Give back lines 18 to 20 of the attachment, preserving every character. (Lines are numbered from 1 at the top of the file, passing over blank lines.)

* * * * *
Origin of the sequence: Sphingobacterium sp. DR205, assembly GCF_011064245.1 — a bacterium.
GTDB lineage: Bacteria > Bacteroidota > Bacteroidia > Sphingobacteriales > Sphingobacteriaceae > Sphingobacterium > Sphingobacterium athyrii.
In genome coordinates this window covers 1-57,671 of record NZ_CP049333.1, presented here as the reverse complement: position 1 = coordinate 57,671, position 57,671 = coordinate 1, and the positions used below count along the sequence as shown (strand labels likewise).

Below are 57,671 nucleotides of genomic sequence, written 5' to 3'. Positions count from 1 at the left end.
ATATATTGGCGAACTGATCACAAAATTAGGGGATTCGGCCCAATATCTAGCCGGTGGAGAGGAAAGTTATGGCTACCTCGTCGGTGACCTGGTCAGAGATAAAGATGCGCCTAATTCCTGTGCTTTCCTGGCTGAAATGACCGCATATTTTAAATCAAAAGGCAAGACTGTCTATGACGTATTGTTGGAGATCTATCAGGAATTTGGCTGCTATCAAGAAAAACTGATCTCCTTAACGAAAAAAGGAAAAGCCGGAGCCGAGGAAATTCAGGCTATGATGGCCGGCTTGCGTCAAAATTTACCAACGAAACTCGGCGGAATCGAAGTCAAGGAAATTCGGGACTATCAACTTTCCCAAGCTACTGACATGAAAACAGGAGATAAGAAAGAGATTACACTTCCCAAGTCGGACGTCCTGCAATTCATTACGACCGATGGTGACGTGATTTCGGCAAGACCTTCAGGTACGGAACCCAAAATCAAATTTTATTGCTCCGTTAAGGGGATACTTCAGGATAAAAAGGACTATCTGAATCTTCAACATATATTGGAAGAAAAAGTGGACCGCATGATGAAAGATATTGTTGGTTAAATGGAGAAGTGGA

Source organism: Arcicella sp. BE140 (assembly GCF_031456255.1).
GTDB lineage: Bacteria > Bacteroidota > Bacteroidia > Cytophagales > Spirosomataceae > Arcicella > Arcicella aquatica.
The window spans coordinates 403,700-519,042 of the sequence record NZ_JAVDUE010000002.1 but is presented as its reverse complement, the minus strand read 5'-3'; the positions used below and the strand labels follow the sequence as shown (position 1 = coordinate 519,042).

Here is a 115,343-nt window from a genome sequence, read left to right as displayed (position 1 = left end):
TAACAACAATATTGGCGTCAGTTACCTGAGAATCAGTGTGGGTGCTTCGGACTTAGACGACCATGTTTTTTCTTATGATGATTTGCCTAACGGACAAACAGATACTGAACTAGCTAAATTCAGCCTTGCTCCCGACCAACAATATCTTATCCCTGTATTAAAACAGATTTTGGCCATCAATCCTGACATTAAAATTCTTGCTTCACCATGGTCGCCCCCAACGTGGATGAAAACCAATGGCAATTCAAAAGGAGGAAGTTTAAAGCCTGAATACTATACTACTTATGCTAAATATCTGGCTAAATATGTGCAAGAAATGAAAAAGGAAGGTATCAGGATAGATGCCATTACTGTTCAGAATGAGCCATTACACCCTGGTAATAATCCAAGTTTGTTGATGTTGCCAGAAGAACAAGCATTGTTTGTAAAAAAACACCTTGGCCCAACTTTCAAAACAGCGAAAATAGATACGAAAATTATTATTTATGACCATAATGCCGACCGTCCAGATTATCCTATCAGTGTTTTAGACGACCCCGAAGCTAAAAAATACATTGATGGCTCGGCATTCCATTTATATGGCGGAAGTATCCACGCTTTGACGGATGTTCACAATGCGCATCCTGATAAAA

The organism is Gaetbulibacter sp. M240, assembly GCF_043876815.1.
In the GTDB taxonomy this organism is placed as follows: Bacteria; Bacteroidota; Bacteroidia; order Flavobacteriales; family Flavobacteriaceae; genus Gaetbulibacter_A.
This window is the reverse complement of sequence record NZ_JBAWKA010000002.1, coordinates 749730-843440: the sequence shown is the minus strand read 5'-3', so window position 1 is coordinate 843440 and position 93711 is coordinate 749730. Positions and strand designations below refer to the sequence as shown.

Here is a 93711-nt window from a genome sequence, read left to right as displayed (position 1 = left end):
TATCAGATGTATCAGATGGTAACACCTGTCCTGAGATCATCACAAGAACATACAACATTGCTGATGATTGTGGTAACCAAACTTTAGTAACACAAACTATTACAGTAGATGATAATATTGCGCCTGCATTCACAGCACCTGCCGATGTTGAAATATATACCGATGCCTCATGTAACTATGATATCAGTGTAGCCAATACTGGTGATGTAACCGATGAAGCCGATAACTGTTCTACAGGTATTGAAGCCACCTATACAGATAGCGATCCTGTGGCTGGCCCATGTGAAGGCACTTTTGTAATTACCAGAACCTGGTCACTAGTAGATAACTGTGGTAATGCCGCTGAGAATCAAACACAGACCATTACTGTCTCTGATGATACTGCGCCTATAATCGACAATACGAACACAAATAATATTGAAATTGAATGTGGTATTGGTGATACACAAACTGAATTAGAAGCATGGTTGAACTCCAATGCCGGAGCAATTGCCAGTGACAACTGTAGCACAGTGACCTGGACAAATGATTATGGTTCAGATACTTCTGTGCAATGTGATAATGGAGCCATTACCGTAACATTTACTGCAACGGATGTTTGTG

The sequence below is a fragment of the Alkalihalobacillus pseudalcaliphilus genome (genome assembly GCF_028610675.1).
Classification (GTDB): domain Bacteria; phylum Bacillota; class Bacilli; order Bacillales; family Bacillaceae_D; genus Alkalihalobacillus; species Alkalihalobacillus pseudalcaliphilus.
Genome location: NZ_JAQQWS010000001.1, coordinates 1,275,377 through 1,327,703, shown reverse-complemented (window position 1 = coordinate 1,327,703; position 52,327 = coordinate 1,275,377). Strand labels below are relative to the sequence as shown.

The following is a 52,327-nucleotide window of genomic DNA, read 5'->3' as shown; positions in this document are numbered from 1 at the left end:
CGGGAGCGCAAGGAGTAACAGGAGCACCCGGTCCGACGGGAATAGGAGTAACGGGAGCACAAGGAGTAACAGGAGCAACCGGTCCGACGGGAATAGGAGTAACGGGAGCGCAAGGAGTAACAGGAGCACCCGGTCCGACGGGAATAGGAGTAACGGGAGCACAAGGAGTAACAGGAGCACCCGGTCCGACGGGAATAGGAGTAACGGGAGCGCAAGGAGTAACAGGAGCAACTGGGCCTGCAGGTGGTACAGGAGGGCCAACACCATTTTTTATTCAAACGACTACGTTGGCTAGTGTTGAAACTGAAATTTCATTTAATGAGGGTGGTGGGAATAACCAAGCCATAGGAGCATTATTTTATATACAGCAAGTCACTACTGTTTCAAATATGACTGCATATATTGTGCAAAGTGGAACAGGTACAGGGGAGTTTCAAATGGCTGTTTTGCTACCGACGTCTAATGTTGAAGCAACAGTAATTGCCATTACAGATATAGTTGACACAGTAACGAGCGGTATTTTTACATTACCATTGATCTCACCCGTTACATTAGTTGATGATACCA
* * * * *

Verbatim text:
Genome location: NZ_JAQQWS010000001.1, coordinates 1,275,377 through 1,327,703, shown reverse-complemented (window position 1 = coordinate 1,327,703; position 52,327 = coordinate 1,275,377). Strand labels below are relative to the sequence as shown.

The following is a 52,327-nucleotide window of genomic DNA, read 5'->3' as shown; positions in this document are numbered from 1 at the left end:
CGGGAGCGCAAGGAGTAACAGGAGCACCCGGTCCGACGGGAATAGGAGTAACGGGAGCACAAGGAGTAACAGGAGCAACCGGTCCGACGGGAATAGGAGTAACGGGAGCGCAAGGAGTAACAGGAGCACCCGGTCCGACGGGAATAGGAGTAACGGGAGCACAAGGAGTAACAGGAGCACCCGGTCCGACGGGAATAGGAGTAACGGGAGCGCAAGGAGTAACAGGAGCAACTGGGCCTGCAGGTGGTACAGGAGGGCCAACACCATTTTTTATTCAAACGACTACGTTGGCTAGTGTTGAAACTGAAATTTCATTTAATGAGGGTGGTGGGAATAACCAAGCCATAGGAGCATTATTTTATATACAGCAAGTCACTACTGTTTCAAATATGACTGCATATATTGTGCAAAGTGGAACAGGTACAGGGGAGTTTCAAATGGCTGTTTTGCTACCGACGTCTAATGTTGAAGCAACAGTAATTGCCATTACAGATATAGTTGACACAGTAACGAGCGGTATTTTTACATTACCATTGATCTCACCCGTTACATTAGTTGATGATACCA